A Supreme Court ruling allowing the Trump administration to implement a new asylum policy will help unclog the system and benefit those with “legitimate asylum claims,” one of the nation’s top immigration officials said.
The new asylum policy “requires those coming to the southern border of the United States who want to seek asylum to have first sought it in a country they passed through and have been rejected,” Ken Cuccinelli, acting director of U.S. Citizenship and Immigration Services, said during an interview Thursday at an Axios event in Washington.
Cuccinelli, speaking to Mike Allen, executive editor of Axios, noted that the new rules from the departments of Justice and Homeland Security don’t apply to migrants from Mexico. But, he said, the change raises the bar for others who travel through Mexico to reach the U.S.
“Frankly, from all over the world, [asylum-seekers] funnel through [the southern border],” Cuccinelli said. “So what they are doing is overwhelming the system. We can’t get through people with legitimate asylum claims.”
The Supreme Court’s decision Wednesday evening allowed the Trump administration to proceed as legal challenges go forward in lower courts.
Cuccinelli, a former Virginia attorney general who President Donald Trump appointed June 10, said his agency has faced constant lawsuits over its actions.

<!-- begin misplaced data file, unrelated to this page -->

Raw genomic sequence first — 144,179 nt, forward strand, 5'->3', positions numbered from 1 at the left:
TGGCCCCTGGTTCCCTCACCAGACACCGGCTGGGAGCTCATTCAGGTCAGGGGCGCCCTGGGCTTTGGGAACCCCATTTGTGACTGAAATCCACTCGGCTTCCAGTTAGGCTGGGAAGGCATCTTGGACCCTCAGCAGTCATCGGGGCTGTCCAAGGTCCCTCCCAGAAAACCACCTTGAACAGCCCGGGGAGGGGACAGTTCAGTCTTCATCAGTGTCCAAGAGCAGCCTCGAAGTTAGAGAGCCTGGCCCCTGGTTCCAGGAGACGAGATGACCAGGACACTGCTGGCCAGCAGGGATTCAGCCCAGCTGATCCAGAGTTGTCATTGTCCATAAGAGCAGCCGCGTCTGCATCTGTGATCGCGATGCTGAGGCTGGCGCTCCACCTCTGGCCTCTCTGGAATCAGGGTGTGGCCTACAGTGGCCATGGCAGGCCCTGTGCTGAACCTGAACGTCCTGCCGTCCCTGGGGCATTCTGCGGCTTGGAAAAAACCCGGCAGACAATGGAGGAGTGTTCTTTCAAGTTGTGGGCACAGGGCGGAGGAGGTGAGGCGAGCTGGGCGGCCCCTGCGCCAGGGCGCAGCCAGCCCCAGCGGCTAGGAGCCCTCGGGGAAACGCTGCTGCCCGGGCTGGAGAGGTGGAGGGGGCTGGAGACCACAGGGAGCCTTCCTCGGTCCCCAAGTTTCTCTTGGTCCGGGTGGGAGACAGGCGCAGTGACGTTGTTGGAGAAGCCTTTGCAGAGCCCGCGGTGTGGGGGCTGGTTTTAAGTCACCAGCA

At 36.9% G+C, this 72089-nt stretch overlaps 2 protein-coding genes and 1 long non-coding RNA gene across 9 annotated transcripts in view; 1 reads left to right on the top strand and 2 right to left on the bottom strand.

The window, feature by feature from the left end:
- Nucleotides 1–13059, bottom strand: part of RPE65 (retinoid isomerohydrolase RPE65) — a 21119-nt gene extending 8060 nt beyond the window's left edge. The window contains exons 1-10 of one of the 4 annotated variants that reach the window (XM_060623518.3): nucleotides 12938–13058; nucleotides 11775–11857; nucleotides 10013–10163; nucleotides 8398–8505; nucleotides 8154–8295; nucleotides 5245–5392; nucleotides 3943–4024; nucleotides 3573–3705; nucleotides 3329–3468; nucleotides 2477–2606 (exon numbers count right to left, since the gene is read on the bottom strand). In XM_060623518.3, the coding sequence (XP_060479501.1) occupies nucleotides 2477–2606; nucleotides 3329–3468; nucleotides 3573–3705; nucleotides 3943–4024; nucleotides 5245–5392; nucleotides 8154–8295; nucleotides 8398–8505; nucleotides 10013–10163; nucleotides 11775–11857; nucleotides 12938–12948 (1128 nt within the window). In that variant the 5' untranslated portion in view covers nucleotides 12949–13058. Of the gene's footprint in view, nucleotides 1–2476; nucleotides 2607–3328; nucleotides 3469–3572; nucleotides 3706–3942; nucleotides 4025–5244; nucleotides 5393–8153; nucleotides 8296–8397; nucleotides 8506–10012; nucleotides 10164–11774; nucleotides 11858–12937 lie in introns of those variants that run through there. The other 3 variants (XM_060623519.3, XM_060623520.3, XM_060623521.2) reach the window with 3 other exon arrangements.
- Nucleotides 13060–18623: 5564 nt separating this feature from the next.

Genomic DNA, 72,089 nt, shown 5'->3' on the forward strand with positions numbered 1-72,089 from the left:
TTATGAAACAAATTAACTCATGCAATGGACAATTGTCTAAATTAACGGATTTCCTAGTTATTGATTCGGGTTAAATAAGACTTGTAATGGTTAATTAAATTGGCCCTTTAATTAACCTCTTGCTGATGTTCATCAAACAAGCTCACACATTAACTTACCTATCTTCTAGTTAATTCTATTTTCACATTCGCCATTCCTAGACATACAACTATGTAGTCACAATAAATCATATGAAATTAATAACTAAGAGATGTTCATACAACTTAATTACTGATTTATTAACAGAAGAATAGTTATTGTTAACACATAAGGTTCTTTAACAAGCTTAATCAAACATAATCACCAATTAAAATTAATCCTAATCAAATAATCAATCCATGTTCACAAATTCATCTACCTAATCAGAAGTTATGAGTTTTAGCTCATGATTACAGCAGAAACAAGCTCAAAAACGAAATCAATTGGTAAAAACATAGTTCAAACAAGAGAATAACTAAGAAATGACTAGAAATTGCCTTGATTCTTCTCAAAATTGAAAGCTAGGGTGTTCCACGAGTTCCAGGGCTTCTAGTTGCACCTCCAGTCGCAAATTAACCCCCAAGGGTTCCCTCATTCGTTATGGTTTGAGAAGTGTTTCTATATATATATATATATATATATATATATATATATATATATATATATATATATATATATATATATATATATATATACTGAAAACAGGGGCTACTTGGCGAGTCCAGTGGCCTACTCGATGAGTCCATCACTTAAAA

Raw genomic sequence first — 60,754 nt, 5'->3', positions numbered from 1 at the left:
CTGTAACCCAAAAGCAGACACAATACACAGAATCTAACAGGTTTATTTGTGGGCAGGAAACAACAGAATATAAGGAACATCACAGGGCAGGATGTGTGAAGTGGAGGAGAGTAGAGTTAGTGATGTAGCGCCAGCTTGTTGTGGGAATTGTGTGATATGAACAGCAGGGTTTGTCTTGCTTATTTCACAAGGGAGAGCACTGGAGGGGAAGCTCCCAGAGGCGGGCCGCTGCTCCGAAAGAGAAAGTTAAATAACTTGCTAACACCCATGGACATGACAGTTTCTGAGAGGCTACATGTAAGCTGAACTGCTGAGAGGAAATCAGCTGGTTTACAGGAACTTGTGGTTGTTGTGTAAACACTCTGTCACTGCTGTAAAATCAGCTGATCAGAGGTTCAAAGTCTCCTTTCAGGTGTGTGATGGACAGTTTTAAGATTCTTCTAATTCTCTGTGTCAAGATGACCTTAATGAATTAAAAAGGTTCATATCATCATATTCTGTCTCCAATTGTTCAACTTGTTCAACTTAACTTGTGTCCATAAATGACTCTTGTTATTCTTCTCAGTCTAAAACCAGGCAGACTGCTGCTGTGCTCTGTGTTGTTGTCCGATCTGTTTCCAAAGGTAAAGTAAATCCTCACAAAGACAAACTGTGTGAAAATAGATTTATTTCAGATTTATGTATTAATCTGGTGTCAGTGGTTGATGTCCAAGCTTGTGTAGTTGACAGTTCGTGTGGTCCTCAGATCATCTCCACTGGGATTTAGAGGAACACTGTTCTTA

“Anything that we’ve done since I’ve gotten there, I believe there’s been a very strong legal foundation for it. However, we immediately get sued,” he said. “It’s sort of a joke in the office.”
Suing the government to prevent policies, rules, and laws from being executed has become a common tactic, Cuccinelli said.
In fact, he was the first state attorney general to sue the federal government over Obamacare.
“My pessimism rolls in when I see rather nakedly political decisions from the bench,” Cuccinelli said of what he considers activist judges.
As an example, he cited “temporary protected status,” an immigration status that allows individuals from other countries to live and work in the United States for a limited time.
Cuccinelli said that by law temporary protected status can’t be a gateway to permanent resident status for immigrants, but a federal court said it could.
Because of this kind of judicial overreach, he said, the Trump administration is less willing to grant temporary protected status to those fleeing the wreckage of Hurricane Dorian.
On the other hand, Trump’s demands for Mexico to take stronger action in securing its own southern border have made his job easier, Cuccinelli said.
“We have never had better cooperation from Mexico with as serious a problem as we have right now,” he said. “They used to have a program where they would give you a 20-day pass to go through Mexico to get to the United States. They’re now defending their southern border.”